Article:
Duško Lopandić (ed.), Regional initiatives in Southeast Europe: multilateral cooperation programs in the Balkans, Institute of International Politics and Economics, Belgrade, 2001, 24–32.

Theodor Winkler, Brana Marković, Predrag Simić & Ognjen Pribićević (eds), European Integration and the Balkans, Center for South Eastern European Studies, Belgrade & Geneva Center for the Democratic Control of the Armed Forces, Geneva, 2002, 234–7.

b) Articles in scientific journals

The full name and surname of the author, the article’s title (in quotation marks), the journal’s name (italic), the volume number, issue number, and page number from- to. The page numbers are separated by a dash (-)without a space. If some data are incomplete, it is necessary to emphasize that.


Michael Levi, “The Organisation of Serious Crimes”, in: Mike Maguire, Rod Morgan & Robert Reiner (eds), The Oxford Handbook of Criminology, Oxford University Press, Oxford, 2003, 878–84. (878–9 или 878).

Robert J. Bunker & John. R. Sullivan, “Cartel Evolution: Potentials and Consequences”, Transnational Organized Crime, vol. 4, no. 2, Summer 1998, 55–76.

c) Articles in daily newspapers and magazines

Specify the author’s name (or initials if only those are given), the article’s title in quotation marks, the name of the newspaper or magazine in italics, the date in Arabic numerals, and the page number(s).


John Gapper, “Investor votes should count”, The Financial Times, 17 April 2006, 9.

d) Citing documents

Specify the name of the document (in quotation marks), the article, point, or paragraph to which the author is referring, and the name of the journal or official journal where the document was published (in italics), with the volume number, issue number, place, and year of publication.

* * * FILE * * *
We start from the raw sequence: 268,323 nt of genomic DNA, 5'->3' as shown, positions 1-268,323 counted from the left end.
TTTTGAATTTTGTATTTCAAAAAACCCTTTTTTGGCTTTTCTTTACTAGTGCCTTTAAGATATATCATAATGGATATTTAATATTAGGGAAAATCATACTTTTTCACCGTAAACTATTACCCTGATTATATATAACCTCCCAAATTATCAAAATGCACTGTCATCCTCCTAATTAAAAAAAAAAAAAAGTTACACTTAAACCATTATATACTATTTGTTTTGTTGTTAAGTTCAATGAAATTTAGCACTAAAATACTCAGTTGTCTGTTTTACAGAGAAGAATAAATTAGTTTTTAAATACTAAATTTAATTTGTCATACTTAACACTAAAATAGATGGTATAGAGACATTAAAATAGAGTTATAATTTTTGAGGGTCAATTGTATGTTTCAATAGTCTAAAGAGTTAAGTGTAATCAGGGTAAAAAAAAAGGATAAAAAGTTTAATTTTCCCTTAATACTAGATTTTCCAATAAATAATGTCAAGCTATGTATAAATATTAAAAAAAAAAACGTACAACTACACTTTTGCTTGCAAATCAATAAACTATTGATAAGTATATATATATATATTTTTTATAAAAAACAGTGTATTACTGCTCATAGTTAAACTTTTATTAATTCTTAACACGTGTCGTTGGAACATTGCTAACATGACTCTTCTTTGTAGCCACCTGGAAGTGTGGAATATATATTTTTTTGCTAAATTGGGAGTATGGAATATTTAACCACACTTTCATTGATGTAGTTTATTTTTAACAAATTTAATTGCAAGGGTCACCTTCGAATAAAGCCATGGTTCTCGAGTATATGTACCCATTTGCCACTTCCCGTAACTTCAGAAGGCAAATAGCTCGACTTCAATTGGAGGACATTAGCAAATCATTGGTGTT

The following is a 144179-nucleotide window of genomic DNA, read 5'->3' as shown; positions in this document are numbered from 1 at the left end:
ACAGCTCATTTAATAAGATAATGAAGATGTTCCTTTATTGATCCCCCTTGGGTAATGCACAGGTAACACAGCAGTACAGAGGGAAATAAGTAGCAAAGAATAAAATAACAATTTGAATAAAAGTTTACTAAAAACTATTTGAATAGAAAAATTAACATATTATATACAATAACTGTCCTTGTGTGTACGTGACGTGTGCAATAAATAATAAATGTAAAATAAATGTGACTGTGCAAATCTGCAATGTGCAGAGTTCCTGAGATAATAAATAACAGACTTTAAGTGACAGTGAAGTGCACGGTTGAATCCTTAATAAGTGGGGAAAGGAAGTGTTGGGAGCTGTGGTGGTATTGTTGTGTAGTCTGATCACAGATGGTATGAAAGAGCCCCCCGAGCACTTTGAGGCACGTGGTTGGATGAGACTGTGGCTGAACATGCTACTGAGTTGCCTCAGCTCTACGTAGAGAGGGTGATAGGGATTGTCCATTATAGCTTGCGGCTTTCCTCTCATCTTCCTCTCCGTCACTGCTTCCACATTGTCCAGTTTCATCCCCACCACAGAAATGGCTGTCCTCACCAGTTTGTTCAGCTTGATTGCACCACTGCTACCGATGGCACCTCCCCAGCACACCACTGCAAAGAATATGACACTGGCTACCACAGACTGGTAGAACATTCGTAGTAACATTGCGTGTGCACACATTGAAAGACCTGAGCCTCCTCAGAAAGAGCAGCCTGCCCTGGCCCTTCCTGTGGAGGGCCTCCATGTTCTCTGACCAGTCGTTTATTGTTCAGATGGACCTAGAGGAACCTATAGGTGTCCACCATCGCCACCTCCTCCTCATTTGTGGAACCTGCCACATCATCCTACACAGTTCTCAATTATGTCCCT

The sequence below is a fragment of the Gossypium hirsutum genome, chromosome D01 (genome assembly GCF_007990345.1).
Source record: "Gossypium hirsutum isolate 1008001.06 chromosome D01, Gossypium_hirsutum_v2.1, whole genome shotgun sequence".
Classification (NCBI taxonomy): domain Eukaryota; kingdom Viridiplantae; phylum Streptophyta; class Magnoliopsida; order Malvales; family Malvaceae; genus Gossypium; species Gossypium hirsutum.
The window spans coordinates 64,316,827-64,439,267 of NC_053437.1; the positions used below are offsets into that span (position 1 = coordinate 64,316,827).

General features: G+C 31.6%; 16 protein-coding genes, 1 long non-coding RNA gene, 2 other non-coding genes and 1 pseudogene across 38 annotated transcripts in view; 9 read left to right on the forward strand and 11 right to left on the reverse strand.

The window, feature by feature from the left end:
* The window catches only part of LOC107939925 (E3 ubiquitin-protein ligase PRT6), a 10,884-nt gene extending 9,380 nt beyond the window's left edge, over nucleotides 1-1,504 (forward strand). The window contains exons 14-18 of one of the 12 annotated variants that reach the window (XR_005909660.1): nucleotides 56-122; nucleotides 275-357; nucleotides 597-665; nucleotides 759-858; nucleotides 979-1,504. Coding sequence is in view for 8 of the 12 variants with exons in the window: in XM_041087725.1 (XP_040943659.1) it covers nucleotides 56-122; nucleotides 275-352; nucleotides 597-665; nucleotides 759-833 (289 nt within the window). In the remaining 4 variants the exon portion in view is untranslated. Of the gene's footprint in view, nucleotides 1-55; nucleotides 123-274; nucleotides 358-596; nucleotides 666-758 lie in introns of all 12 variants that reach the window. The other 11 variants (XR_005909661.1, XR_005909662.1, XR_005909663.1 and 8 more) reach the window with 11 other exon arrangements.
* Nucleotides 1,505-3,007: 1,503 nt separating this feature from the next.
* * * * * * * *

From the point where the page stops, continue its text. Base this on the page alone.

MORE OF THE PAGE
“Resolution 1244 (1999)”, Security Council of the United Nations, 10 June 1999.

“Statut Autonomne Pokrajine Vojvodine”, Službeni list APV, 17/91, Novi Sad, 18. jun 1991, 1–14.

e) Citing internet sources

The name of the author, the title of the work or article, the full Internet address, which allows the specified source to be reached by typing the specified address, the date of accessing the page on the Internet, the page number (if any), and if the attachment is published in PDF.


Maureen Lewis, Who is Paying for Health Care in Eastern Europe and Central Asia?, IBRD & World Bank, Washington D.C, 2000,$File/Who+is+Paying+text.pdf, 14/09/2004, 3.

f) Repetition of previously mentioned sources

When we refer to a source that has already been cited in the text, after other footnotes, the author’s name and surname, the title of the source, then op. cit., and finally the page number must be written (e.g., Michael Levi, “The Organization of Serious Crimes”, op. cit., 879). Ibid. or Ibidem is to be used exclusively when citing the source mentioned in the previous footnote, with an indication of the number of the page/pages if the new statement is from that source (e.g., Ibid., 11).

  1. At the end of the article, a bibliography is attached, which should contain all the sources and literature cited in the text in the form stated in the footnotes guide. The only difference is that in a bibliography, it is mandatory to put the author’s last name first and then their first name, and the entire bibliography is organized in alphabetical order by the first names of the authors cited (or the names of the documents used).

II – Instructions for Writing Book Review

  1. Book Review shouldn’t be longer than two and a half pages in Word format (single spacing), or more than 1,200 words (8,800 characters with spaces).
  2. At the beginning of the review, the bibliographic references of the book are cited according to the rules for listing monographs in footnotes. In the end, the total number of pages should be listed (for example, p. 345).
  3. Book Review must contain footnotes.
  4. The author can specify the title of the review of the book or collection in capital letters — font size 14, which is subject to change by the editorial office of the journal.
  5. The font size, font, and alignment of the text should be in accordance with the previously mentioned suggestions for writing articles.
  6. At the end of the review, the author’s full name and surname are stated in italic, with the entire surname written in capital letters (e.g., Žaklina NOVIČIĆ).